The attack, which occurred in January, targeted the electronic filing PIN application form on the IRS.gov Website. Experts said there are lessons to be learned.
The U.S. Internal Revenue Service (IRS) is gearing up for another busy tax season, and it appears that hackers are getting ready, too. On Feb. 9, the IRS confirmed that it was the victim of an automated attack in January that targeted the electronic filing PIN application form on the IRS.gov Website.
According to the IRS, attackers made use of personal information, including Social Security numbers, that was stolen from other non-IRS Websites. The attackers then used that information in an attempt to generate fraudulent E-File PIN numbers on IRS.gov. With a PIN number, an attacker could have potentially been able to file a tax return or gain access to other taxpayer information.
The IRS investigation has found that 464,000 unique Social Security numbers (SSNs) were used in the attack, with 101,000 being successfully able to access the E-File PIN. The IRS is emphasizing that it has halted the attack and is contacting those who are affected.
“No personal taxpayer data was compromised or disclosed by IRS systems,” the agency stated. “The IRS also is taking immediate steps to notify affected taxpayers by mail that their personal information was used in an attempt to access the IRS application.”
In May 2015, the IRS reported that its Get Transcript service was attacked. Get Transcript enables users to get information about their tax account transactions. As is the case with the new attack against the E-File PIN, the Get Transcript service attack involved user information that was stolen from third-party sites. The success rate for the Get Transcript attackers, however, was higher than it was for the E-File PIN attackers, where 100,000 out of 200,000 hack attempts were successful.
Security experts contacted by eWEEK are not surprised that the IRS is once again reporting an attack against its systems. The fact that the IRS.gov site was attacked with SSNs stolen from other third-party sites is, however, somewhat ironic.
“One of the most successful ways hackers steal citizens’ Social Security numbers is through fraudulent phishing emails or phone calls that appear to be from the IRS,” Darren Guccione, CEO and co-founder of Keeper Security, told eWEEK.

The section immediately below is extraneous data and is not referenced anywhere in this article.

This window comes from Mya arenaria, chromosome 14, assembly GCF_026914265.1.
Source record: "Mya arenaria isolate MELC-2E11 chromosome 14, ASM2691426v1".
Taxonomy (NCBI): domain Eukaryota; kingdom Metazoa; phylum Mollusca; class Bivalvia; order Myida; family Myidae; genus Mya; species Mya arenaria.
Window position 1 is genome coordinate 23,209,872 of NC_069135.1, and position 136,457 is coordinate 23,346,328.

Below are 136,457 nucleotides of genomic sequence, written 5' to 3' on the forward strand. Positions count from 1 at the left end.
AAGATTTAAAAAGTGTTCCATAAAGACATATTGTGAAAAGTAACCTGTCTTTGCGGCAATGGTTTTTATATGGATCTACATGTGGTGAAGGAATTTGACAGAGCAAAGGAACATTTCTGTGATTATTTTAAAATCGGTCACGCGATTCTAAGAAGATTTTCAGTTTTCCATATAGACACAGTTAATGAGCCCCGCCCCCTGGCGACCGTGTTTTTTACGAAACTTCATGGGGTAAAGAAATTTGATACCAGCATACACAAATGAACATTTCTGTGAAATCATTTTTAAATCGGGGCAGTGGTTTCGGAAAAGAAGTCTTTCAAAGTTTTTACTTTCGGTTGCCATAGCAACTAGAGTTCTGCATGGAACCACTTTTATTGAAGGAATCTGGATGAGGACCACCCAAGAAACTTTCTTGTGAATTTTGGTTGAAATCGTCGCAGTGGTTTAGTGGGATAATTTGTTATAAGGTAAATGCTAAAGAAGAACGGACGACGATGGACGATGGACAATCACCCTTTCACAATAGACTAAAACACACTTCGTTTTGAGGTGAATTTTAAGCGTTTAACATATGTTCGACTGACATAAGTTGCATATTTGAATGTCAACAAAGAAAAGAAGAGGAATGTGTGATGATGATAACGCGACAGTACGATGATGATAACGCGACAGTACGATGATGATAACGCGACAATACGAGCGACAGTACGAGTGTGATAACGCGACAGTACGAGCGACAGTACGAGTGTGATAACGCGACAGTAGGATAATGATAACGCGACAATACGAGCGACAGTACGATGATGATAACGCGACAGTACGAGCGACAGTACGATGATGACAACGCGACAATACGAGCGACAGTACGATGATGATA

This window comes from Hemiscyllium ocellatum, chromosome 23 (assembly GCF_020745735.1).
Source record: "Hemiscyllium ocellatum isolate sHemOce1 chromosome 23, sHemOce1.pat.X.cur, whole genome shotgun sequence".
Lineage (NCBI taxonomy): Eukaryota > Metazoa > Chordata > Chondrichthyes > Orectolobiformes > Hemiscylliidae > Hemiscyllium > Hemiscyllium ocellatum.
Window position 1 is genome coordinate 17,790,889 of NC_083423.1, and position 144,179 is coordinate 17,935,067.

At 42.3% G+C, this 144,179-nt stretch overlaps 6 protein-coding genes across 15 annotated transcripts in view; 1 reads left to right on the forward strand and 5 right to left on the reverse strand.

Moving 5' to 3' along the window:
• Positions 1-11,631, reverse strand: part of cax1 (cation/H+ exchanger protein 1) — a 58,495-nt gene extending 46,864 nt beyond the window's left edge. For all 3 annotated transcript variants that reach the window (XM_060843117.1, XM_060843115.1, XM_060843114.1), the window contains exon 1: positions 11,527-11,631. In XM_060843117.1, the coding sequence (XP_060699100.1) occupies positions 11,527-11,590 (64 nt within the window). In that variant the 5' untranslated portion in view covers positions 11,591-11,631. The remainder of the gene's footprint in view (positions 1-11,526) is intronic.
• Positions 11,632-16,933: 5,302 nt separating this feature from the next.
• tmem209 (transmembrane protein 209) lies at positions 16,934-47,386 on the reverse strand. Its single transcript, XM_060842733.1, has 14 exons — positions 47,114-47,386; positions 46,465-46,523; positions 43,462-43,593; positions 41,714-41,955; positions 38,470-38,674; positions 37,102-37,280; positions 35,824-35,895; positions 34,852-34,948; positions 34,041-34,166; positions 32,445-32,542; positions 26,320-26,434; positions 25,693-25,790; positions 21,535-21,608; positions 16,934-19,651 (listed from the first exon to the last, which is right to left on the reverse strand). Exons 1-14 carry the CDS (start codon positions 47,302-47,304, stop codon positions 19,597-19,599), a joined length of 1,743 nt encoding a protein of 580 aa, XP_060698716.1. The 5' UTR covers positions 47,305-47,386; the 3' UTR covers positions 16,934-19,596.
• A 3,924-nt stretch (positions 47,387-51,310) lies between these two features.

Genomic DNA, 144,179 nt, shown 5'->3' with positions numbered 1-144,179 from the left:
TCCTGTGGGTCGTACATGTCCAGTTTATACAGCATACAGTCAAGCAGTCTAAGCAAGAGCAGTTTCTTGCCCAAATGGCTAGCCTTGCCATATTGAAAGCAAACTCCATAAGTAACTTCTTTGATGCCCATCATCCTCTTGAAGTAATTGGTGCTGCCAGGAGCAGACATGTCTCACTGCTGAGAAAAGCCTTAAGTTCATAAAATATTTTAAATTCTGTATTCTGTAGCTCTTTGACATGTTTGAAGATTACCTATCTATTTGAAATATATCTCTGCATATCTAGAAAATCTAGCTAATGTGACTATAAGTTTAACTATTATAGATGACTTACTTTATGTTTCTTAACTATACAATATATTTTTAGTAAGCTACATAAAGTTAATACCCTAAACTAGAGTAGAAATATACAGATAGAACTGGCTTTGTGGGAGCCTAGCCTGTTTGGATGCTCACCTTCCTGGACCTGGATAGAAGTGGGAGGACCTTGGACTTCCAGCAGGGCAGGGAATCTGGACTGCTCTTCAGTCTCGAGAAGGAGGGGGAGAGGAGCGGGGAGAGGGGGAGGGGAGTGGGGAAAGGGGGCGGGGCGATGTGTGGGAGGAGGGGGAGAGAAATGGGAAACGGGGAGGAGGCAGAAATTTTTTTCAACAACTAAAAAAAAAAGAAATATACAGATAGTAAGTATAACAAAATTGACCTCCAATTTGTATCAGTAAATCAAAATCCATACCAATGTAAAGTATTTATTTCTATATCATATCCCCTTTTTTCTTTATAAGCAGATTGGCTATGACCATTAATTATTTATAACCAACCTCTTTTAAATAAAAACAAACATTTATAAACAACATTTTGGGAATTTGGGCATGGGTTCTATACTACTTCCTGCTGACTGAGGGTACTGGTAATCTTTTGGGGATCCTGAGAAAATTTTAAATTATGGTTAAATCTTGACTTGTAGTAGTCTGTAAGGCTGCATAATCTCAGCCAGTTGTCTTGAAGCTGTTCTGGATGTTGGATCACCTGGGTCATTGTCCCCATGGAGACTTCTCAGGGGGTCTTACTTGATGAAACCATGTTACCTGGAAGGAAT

Hackers know the public is terrified of being identity-theft victims and exploit this fear well, often by telling someone they’ve been a victim already and asking for their Social Security number, Guccione noted.
Lance James, chief scientist at Flashpoint, commented that one of the big concerns he sees with the latest IRS attack is the continued reliance on Social Security numbers. “We need to rethink what a Social Security number means these days when it comes to accessing data,” James told eWEEK. “It should not be the administrator password for a person’s life.”
Andy Hayter, security evangelist at G DATA Software, also commented on the risks associated with SSN disclosure. Every bit of an individual’s personally identifiable information that is collected via a breach is one more piece of information that can, and someday will, be used against a person, he said.
“As long as information such as Social Security numbers is used as identification, we will have bad actors trying to collect as much information about individuals to do harm, either through theft or worse,” Hayter told eWEEK.
Inga Goddijn, executive vice president at Risk Based Security, noted that taxpayers should be concerned that questionable security practices at organizations completely unrelated to the IRS have the potential of affecting their tax returns.
Though the IRS has stated that no personal taxpayer data was compromised or disclosed in the new attack, JP Bourget, CEO of Syncurity, noted that there is still a real risk.
“While maybe the IRS can in the end prevent any bad outcomes for taxpayers, I can imagine a few scenarios where a bad guy attempts to file a tax return for a refund that then holds up a valid refund to someone who is owed a refund, and even depending on that refund,” Bourget told eWEEK. “There’s also the angle of now your account is flagged and the uncertainty of how that affects a taxpayer over time and what hidden costs may arise from that.”
One potentially positive outcome that could result from the IRS attack is that lessons learned could help prevent the next attack. Goddijn said that it would be helpful if the IRS can share more detail as to how the agency detected the attack and ideas for preventing these types of enumeration attacks in the future. She added that the U.S. government has been pushing for more threat intelligence sharing and improved security practices for all organizations.
“Why not take this opportunity to lead the charge and share more about the attack with the security community,” Goddijn said. “That may help stop the next, similar assault on a high-value target.”